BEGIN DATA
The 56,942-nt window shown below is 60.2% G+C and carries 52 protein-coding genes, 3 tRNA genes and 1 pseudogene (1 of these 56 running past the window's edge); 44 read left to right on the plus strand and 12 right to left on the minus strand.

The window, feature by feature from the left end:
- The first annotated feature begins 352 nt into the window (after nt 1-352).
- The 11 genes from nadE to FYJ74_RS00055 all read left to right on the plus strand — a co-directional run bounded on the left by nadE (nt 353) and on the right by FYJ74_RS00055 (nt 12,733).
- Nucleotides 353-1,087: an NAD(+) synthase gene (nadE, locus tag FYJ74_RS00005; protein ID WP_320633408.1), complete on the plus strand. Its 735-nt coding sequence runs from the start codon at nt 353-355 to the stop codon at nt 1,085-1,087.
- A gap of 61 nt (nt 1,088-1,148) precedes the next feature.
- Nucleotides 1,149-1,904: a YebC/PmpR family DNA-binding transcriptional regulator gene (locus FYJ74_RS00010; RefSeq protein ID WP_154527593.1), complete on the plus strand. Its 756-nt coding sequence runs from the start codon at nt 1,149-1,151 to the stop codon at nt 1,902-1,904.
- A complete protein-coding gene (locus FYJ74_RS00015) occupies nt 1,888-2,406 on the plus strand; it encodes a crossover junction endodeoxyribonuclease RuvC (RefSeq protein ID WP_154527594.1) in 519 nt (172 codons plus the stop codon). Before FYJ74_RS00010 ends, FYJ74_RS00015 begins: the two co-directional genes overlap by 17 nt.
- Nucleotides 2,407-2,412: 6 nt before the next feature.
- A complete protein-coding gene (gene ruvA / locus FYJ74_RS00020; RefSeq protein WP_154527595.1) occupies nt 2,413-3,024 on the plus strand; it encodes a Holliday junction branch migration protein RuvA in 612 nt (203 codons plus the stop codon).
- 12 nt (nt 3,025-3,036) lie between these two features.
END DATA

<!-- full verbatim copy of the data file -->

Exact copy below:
The 56,942-nt window shown below is 60.2% G+C and carries 52 protein-coding genes, 3 tRNA genes and 1 pseudogene (1 of these 56 running past the window's edge); 44 read left to right on the plus strand and 12 right to left on the minus strand.

The window, feature by feature from the left end:
- The first annotated feature begins 352 nt into the window (after nt 1-352).
- The 11 genes from nadE to FYJ74_RS00055 all read left to right on the plus strand — a co-directional run bounded on the left by nadE (nt 353) and on the right by FYJ74_RS00055 (nt 12,733).
- Nucleotides 353-1,087: an NAD(+) synthase gene (nadE, locus tag FYJ74_RS00005; protein ID WP_320633408.1), complete on the plus strand. Its 735-nt coding sequence runs from the start codon at nt 353-355 to the stop codon at nt 1,085-1,087.
- A gap of 61 nt (nt 1,088-1,148) precedes the next feature.
- Nucleotides 1,149-1,904: a YebC/PmpR family DNA-binding transcriptional regulator gene (locus FYJ74_RS00010; RefSeq protein ID WP_154527593.1), complete on the plus strand. Its 756-nt coding sequence runs from the start codon at nt 1,149-1,151 to the stop codon at nt 1,902-1,904.
- A complete protein-coding gene (locus FYJ74_RS00015) occupies nt 1,888-2,406 on the plus strand; it encodes a crossover junction endodeoxyribonuclease RuvC (RefSeq protein ID WP_154527594.1) in 519 nt (172 codons plus the stop codon). Before FYJ74_RS00010 ends, FYJ74_RS00015 begins: the two co-directional genes overlap by 17 nt.
- Nucleotides 2,407-2,412: 6 nt before the next feature.
- A complete protein-coding gene (gene ruvA / locus FYJ74_RS00020; RefSeq protein WP_154527595.1) occupies nt 2,413-3,024 on the plus strand; it encodes a Holliday junction branch migration protein RuvA in 612 nt (203 codons plus the stop codon).
- 12 nt (nt 3,025-3,036) lie between these two features.